Purpose: Sudden unexplained death in epilepsy (SUDEP) is uncommon. Discussing the risk of SUDEP can be difficult, particularly in those where the risk is considered low, and previous studies have suggested that clinical practice varies widely. The Scottish Intercollegiate Guidelines Network (SIGN) suggest information on SUDEP is "essential" and National Institute of Clinical Excellence (NICE) recommend that "tailored information on the person's relative risk of SUDEP should be part of the counselling process ...". The study aimed to evaluate if discussion of SUDEP risk is being documented in clinical records and to determine if there is an association between documented discussion and risk factors for SUDEP.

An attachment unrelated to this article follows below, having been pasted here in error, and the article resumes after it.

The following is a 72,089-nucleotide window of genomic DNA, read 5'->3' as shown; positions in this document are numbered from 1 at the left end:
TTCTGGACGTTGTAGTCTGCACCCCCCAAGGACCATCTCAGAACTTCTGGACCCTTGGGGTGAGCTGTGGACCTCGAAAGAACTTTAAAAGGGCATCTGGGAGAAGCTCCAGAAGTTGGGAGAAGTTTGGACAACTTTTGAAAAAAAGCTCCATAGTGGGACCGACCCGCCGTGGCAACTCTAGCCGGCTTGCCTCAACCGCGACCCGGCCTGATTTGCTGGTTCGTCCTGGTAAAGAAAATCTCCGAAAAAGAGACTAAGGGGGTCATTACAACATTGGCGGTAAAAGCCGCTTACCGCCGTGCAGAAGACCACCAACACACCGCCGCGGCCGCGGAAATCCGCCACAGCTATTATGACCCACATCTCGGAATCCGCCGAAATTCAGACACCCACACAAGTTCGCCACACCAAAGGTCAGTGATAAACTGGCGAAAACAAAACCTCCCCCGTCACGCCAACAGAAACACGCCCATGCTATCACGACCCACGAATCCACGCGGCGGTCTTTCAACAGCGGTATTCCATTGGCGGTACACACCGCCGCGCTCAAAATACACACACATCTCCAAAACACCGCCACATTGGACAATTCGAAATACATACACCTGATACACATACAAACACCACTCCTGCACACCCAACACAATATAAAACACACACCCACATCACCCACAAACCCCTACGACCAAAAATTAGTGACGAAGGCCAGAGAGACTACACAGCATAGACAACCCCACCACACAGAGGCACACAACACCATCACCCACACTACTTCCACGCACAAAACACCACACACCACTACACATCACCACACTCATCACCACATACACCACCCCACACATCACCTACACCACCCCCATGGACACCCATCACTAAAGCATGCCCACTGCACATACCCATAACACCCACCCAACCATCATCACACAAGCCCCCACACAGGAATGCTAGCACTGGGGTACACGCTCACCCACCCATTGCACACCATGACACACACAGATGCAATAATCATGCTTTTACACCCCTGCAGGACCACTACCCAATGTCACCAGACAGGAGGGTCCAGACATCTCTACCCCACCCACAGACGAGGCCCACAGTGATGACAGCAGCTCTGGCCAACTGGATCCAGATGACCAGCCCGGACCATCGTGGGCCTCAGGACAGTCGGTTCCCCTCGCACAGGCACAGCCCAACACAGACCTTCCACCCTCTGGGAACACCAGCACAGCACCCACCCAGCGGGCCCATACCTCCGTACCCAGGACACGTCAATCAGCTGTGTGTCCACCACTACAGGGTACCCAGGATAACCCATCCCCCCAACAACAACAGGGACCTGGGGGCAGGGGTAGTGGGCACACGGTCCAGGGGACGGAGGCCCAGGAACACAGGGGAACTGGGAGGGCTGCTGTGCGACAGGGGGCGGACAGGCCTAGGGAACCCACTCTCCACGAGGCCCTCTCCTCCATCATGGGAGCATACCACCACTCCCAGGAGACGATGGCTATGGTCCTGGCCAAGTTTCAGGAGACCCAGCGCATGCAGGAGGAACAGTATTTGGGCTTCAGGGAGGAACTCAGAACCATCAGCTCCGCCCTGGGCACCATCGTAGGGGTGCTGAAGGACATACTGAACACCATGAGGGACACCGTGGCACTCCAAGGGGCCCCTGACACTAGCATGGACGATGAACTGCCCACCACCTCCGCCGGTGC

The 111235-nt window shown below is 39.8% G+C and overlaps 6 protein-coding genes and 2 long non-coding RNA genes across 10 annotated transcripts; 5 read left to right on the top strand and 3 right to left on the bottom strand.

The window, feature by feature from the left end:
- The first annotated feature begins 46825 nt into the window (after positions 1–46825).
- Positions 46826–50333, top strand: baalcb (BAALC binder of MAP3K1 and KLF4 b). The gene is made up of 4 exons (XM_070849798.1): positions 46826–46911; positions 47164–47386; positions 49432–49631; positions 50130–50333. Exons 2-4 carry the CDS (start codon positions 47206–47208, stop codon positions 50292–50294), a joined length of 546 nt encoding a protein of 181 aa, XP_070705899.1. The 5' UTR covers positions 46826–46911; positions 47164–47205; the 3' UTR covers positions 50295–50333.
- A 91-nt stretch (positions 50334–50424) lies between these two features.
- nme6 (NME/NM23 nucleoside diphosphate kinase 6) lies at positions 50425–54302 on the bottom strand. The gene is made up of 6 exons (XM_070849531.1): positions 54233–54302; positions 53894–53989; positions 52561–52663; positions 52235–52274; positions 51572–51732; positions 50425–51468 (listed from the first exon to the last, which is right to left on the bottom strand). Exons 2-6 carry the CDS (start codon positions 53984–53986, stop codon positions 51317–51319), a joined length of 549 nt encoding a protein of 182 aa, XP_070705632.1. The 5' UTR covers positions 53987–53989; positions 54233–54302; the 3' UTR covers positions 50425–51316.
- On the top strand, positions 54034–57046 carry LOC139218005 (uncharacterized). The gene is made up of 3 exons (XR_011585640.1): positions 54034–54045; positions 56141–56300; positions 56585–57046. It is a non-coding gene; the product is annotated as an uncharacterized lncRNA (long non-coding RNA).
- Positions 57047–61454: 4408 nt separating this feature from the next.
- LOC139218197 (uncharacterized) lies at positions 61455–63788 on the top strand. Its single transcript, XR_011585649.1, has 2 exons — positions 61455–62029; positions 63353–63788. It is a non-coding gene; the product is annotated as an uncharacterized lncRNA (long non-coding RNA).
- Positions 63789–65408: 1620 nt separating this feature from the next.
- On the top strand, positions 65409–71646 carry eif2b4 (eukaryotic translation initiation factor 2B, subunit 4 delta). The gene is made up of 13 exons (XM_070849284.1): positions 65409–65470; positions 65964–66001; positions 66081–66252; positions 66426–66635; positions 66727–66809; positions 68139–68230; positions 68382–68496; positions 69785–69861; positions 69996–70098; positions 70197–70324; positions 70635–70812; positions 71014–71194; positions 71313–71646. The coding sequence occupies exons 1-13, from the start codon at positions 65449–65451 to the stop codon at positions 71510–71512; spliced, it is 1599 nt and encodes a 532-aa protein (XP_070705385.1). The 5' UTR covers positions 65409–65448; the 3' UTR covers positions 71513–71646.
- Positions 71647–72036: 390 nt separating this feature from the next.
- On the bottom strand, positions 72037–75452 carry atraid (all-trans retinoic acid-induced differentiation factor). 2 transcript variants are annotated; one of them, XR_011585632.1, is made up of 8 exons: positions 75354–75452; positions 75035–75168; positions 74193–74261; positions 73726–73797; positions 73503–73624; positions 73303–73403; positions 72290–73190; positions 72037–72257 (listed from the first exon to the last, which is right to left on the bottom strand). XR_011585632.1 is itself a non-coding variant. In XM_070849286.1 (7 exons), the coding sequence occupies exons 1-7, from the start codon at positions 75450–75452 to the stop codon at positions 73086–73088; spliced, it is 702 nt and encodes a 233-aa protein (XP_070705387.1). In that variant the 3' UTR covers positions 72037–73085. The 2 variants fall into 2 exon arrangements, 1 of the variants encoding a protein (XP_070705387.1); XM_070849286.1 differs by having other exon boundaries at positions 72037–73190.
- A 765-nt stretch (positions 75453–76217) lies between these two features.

Methods: A retrospective case note review was undertaken in those with an established diagnosis of epilepsy attending clinic between 1st January 2009 and 30th June 2009.
Results: Overall, a documented SUDEP discussion was noted in 14/345 (4%) cases. Patients were statistically more likely to have a documented SUDEP discussion if they had ongoing generalised tonic-clonic seizures, with a trend also towards informing those non-compliant with medication.
Conclusion: Patients were more likely to be informed of SUDEP if they had potentially modifiable risk factors identified. There was, however, no documented evidence to suggest that SUDEP is being discussed in the majority of cases. (C) 2012 British Epilepsy Association. Published by Elsevier Ltd. All rights reserved.
- SUDDEN UNEXPECTED DEATH
- EPILEPSY SUDEP